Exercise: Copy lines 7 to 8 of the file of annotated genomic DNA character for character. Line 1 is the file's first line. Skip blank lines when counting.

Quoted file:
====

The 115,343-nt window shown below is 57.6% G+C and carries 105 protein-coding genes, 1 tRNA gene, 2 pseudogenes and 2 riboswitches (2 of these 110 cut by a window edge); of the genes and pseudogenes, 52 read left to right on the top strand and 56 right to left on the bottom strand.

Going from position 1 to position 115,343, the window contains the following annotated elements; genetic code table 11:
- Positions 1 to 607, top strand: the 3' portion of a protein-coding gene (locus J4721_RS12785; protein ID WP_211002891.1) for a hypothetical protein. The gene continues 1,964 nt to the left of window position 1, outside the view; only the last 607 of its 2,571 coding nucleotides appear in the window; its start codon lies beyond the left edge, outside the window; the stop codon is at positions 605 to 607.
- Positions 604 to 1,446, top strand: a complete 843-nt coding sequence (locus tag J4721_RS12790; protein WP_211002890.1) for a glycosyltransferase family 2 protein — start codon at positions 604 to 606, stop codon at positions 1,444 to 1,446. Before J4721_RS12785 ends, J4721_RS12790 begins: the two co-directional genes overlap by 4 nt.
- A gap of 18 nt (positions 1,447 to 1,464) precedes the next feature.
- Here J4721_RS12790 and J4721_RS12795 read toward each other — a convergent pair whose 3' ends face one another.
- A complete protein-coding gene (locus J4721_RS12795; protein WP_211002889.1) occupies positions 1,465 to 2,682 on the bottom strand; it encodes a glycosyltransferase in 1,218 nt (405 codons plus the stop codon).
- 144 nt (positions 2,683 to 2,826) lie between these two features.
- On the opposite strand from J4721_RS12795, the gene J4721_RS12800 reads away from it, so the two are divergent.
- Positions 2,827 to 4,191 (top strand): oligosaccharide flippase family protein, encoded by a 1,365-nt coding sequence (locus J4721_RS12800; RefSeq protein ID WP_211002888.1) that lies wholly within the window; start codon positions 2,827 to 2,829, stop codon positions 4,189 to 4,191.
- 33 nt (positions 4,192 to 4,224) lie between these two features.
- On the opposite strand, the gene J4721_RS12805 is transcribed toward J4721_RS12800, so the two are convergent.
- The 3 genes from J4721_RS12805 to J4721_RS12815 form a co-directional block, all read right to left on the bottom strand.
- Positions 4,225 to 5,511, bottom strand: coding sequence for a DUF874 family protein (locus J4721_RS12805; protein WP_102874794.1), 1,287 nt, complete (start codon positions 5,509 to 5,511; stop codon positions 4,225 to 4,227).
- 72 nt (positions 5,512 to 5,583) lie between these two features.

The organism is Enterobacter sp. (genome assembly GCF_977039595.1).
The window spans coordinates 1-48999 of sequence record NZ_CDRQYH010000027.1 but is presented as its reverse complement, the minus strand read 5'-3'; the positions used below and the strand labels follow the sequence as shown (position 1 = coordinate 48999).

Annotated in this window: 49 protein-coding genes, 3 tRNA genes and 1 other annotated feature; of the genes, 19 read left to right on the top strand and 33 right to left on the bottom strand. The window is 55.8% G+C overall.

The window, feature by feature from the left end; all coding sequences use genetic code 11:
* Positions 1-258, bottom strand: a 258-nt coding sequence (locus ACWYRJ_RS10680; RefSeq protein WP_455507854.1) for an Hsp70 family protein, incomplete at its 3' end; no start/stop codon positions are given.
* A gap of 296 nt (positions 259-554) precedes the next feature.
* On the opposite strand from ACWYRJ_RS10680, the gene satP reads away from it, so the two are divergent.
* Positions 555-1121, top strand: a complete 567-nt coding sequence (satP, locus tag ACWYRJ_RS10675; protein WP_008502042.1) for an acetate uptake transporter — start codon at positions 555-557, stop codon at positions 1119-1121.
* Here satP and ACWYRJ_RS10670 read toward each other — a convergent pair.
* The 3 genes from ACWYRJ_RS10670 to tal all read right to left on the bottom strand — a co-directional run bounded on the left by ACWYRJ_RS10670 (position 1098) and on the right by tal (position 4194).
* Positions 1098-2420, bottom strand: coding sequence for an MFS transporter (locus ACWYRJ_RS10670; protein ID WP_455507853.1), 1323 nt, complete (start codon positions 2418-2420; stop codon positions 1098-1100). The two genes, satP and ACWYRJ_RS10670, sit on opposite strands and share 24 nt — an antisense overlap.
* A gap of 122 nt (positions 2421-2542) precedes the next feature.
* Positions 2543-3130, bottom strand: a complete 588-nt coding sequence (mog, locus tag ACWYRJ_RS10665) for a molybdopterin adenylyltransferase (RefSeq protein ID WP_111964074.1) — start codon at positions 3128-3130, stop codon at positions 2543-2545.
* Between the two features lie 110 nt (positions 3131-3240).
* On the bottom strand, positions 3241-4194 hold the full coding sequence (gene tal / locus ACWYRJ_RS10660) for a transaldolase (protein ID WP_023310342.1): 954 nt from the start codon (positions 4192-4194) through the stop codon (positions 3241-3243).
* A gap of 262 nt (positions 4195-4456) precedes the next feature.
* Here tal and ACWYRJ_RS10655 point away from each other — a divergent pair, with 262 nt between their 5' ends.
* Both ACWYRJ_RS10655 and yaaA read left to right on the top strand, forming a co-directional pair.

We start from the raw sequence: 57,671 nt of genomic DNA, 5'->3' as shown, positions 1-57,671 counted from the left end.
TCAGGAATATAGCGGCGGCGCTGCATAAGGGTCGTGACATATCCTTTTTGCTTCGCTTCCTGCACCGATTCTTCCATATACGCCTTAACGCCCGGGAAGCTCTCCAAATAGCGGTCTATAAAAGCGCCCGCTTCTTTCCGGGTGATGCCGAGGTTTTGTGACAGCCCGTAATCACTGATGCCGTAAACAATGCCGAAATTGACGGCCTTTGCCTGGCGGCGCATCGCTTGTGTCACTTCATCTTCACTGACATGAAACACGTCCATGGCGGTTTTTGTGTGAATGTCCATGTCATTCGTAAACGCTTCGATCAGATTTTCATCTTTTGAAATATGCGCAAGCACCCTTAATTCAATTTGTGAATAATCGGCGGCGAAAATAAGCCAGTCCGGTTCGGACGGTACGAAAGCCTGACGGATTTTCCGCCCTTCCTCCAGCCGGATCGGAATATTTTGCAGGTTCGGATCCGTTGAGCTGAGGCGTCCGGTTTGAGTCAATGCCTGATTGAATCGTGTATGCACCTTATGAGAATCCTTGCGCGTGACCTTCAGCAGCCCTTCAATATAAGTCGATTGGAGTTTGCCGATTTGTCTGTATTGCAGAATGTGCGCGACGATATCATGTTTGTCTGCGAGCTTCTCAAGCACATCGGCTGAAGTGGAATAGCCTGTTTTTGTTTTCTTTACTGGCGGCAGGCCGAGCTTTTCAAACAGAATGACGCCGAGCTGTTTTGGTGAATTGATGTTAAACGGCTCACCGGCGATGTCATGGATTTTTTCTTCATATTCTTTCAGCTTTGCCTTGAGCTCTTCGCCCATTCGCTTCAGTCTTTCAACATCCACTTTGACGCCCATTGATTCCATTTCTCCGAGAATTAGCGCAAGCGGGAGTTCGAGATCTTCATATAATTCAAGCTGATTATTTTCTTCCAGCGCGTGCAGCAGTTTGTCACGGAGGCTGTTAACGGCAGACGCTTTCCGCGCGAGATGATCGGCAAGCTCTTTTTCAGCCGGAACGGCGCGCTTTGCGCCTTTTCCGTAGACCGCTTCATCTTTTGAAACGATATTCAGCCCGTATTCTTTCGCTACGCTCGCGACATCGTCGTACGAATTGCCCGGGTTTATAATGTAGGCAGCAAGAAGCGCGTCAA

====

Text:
- A complete protein-coding gene (locus J4721_RS12795; protein WP_211002889.1) occupies positions 1,465 to 2,682 on the bottom strand; it encodes a glycosyltransferase in 1,218 nt (405 codons plus the stop codon).
- 144 nt (positions 2,683 to 2,826) lie between these two features.